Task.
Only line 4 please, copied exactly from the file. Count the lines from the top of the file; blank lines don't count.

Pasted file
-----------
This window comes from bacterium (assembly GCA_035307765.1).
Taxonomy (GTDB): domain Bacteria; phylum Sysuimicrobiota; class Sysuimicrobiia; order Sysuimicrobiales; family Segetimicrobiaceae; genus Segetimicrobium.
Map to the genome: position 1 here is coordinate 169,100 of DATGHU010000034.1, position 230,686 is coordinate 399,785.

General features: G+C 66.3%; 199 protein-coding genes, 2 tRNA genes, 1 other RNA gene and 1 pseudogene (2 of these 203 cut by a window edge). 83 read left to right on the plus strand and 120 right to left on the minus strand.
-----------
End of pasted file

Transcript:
General features: G+C 66.3%; 199 protein-coding genes, 2 tRNA genes, 1 other RNA gene and 1 pseudogene (2 of these 203 cut by a window edge). 83 read left to right on the plus strand and 120 right to left on the minus strand.